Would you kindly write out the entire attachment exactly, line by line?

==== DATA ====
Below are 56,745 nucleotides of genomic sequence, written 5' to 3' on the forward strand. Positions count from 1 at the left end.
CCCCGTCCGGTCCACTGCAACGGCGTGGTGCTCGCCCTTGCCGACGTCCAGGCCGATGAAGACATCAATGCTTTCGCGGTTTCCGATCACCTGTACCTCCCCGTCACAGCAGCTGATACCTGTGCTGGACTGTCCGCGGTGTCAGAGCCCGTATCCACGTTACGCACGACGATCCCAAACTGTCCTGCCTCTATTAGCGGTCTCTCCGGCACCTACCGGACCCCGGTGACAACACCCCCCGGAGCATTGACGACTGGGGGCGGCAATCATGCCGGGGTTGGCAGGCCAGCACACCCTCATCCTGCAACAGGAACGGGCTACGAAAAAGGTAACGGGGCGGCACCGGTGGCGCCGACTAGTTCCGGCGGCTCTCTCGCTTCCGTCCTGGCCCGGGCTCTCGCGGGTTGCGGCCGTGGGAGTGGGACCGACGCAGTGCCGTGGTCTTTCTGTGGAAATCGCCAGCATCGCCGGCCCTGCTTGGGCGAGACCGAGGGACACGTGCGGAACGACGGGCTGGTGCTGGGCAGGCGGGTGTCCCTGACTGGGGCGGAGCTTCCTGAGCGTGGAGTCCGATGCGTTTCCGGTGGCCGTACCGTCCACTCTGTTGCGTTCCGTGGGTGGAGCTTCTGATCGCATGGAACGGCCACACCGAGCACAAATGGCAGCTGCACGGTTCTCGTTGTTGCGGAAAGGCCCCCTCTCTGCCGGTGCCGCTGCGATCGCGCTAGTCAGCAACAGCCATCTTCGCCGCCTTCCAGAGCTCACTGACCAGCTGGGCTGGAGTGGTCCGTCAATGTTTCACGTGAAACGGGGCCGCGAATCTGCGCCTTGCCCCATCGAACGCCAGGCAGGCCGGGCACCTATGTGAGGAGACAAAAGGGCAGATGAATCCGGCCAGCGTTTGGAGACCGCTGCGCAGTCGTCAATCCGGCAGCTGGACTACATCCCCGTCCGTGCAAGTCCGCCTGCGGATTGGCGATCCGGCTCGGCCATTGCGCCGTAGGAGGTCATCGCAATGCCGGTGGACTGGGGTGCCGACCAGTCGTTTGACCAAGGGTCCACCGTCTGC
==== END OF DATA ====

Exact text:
Below are 56,745 nucleotides of genomic sequence, written 5' to 3' on the forward strand. Positions count from 1 at the left end.
CCCCGTCCGGTCCACTGCAACGGCGTGGTGCTCGCCCTTGCCGACGTCCAGGCCGATGAAGACATCAATGCTTTCGCGGTTTCCGATCACCTGTACCTCCCCGTCACAGCAGCTGATACCTGTGCTGGACTGTCCGCGGTGTCAGAGCCCGTATCCACGTTACGCACGACGATCCCAAACTGTCCTGCCTCTATTAGCGGTCTCTCCGGCACCTACCGGACCCCGGTGACAACACCCCCCGGAGCATTGACGACTGGGGGCGGCAATCATGCCGGGGTTGGCAGGCCAGCACACCCTCATCCTGCAACAGGAACGGGCTACGAAAAAGGTAACGGGGCGGCACCGGTGGCGCCGACTAGTTCCGGCGGCTCTCTCGCTTCCGTCCTGGCCCGGGCTCTCGCGGGTTGCGGCCGTGGGAGTGGGACCGACGCAGTGCCGTGGTCTTTCTGTGGAAATCGCCAGCATCGCCGGCCCTGCTTGGGCGAGACCGAGGGACACGTGCGGAACGACGGGCTGGTGCTGGGCAGGCGGGTGTCCCTGACTGGGGCGGAGCTTCCTGAGCGTGGAGTCCGATGCGTTTCCGGTGGCCGTACCGTCCACTCTGTTGCGTTCCGTGGGTGGAGCTTCTGATCGCATGGAACGGCCACACCGAGCACAAATGGCAGCTGCACGGTTCTCGTTGTTGCGGAAAGGCCCCCTCTCTGCCGGTGCCGCTGCGATCGCGCTAGTCAGCAACAGCCATCTTCGCCGCCTTCCAGAGCTCACTGACCAGCTGGGCTGGAGTGGTCCGTCAATGTTTCACGTGAAACGGGGCCGCGAATCTGCGCCTTGCCCCATCGAACGCCAGGCAGGCCGGGCACCTATGTGAGGAGACAAAAGGGCAGATGAATCCGGCCAGCGTTTGGAGACCGCTGCGCAGTCGTCAATCCGGCAGCTGGACTACATCCCCGTCCGTGCAAGTCCGCCTGCGGATTGGCGATCCGGCTCGGCCATTGCGCCGTAGGAGGTCATCGCAATGCCGGTGGACTGGGGTGCCGACCAGTCGTTTGACCAAGGGTCCACCGTCTGC